Alumni Spotlight


From Mechanical Engineering to Data Analytics with University of Toronto SCS Boot Camps

By Jess Feldman
Last Updated September 7, 2022

Working at a startup as a mechanical engineer, Akinsola “Sola” Salami quickly learned he would rather be manipulating data to help drive business and product decisions. With University of Toronto School of Continuing Studies (UofT SCS) Boot Camps, Sola was able to gain foundational knowledge in data analytics as well as build a professional project portfolio. And with support from his career advisor, Sola landed a Data Analyst role at Mammoth Growth right after graduating! Sola shares how he made the most of his online boot camp experience, and what future students should keep in mind while on the data analytics job hunt. 

What inspired you to pivot from mechanical engineering to data analysis?

Work is always going to be a big part of my life. I know a lot of people look at it as a necessity, but I try to take a different approach to it. At this phase of my life, it’s where I can be the most impactful.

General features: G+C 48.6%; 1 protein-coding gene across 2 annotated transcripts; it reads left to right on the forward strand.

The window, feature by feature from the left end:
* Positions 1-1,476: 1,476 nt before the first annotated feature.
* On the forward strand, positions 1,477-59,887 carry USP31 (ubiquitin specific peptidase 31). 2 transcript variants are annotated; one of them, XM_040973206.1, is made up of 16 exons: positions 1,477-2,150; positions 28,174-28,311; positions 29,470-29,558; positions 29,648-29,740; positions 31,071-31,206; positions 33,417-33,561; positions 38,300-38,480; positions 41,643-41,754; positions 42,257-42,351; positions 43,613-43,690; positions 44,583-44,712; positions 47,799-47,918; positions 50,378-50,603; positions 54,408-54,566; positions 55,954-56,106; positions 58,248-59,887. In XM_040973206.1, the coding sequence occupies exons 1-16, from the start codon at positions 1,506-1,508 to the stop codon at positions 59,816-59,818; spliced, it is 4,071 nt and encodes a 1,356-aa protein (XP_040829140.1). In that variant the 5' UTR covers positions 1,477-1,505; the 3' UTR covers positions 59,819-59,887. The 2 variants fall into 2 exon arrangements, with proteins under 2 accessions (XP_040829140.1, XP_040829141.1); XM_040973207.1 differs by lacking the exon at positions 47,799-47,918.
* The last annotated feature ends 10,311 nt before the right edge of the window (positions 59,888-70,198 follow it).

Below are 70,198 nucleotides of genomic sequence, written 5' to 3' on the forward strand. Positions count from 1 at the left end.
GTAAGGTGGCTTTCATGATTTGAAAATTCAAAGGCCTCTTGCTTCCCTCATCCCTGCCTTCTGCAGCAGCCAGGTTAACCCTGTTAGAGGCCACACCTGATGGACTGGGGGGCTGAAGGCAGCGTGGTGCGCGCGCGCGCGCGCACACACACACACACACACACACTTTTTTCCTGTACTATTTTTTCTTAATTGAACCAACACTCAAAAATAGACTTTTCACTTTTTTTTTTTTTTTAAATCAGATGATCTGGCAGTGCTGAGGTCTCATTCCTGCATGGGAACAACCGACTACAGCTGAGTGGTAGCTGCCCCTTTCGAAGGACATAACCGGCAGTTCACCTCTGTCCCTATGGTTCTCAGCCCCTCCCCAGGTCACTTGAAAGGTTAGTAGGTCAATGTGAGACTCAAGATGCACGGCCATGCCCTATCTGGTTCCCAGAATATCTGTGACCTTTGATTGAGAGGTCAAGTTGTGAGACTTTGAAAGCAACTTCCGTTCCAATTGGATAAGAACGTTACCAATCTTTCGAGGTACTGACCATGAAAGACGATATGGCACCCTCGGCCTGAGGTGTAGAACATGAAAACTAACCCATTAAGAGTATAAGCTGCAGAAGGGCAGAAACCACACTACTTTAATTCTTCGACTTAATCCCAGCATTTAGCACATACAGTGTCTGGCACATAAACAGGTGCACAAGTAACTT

After university, I joined a startup. I discovered a lot about myself at the job, like the soft and hard skills that were in abundance and lacking. You get put through the wringer working for a startup! I found that problem-solving was my ultimate calling. The ability to problem solve with quick returns was my calling to mechanical engineering as well, but data is my much-preferred method.

In many different industries, you have to work for 20-30 years before you’re the go-to problem solver. In data, it’s an equal playing field. By manipulating data, I can grab more insights from it and come in as a junior-, mid-, or senior-level professional and affect decisions. I can put a project back on course and hopefully not derail it while affecting real change.

Why did you choose UofT SCS Boot Camps?